The coronavirus pandemic has had a major impact on where students choose to study upon leaving school, according to a new study by Cambridge International.
In a survey of 300 Cambridge schools across the globe, 84% reported that pandemic-related uncertainty and travel restrictions had led many of their students to change their minds about their first-choice destination or university.
However, despite the upheaval, the appetite for studying overseas remains as strong as ever, with more than a third (36%) of Cambridge students moving to a university beyond their own country in 2020.
The UK, US, Canada and Australia were the most favoured international destinations. Strong university reputation was a key factor in those opting for the UK (76%) and US (66%), while 73% of those heading for Canada cited future employment opportunities.
Given the state of flux in the last year, it is perhaps no surprise that – beyond the rise in uncertainty of destination – the Cambridge International survey revealed few clear patterns.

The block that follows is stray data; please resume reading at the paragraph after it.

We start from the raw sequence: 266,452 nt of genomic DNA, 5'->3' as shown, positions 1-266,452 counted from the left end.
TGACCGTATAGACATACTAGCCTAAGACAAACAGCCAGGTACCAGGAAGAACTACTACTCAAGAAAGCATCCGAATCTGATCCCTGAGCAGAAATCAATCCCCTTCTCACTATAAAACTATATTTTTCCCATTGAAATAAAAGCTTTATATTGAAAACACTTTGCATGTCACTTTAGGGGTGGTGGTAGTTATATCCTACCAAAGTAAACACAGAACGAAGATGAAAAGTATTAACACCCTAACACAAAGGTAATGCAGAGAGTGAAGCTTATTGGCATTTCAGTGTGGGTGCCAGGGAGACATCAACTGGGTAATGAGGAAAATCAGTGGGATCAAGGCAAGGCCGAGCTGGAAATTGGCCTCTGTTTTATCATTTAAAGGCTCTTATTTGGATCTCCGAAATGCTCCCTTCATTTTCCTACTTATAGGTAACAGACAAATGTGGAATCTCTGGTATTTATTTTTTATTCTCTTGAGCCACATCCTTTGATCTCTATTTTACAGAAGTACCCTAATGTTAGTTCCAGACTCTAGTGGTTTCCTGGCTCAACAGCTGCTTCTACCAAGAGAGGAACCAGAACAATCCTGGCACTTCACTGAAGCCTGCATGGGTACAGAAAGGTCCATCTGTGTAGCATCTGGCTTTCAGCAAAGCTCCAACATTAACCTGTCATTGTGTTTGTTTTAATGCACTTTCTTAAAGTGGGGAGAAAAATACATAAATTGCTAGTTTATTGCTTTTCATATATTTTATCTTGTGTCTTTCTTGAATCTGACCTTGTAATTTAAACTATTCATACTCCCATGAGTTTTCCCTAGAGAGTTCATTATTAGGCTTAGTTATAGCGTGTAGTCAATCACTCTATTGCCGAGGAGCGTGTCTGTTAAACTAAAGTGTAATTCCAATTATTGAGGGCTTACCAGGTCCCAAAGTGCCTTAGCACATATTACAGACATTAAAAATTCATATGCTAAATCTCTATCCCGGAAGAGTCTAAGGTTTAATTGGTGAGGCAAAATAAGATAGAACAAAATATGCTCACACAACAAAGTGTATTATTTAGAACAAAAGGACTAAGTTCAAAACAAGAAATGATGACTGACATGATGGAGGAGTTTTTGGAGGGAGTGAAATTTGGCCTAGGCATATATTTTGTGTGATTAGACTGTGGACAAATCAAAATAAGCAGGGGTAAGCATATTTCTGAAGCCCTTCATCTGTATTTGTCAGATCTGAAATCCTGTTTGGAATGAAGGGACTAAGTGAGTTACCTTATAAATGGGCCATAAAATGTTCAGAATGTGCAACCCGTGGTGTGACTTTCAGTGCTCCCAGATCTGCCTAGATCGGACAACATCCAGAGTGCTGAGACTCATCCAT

For example, while a quarter of schools said the trend for their students travelling to university outside their own country is increasing, an almost equal number (23%) reported that it was declining.
Reasons cited for the decline were the pandemic and, for applications to the UK, Brexit. Travel restrictions meant that only 17% of students chose the US as their preferred destination, a sharp drop from 34% in 2019.
Greater awareness of course and career opportunities, together with wider knowledge of scholarships and funding, were the main factors given by schools reporting an increase in interest for international study.
That recognition of the diverse opportunities afforded by overseas study is reflected in the broader range of countries that students are prepared to consider, with a particular increase in applications to universities in Turkey, Germany, Canada, Indonesia, UAE and the Netherlands.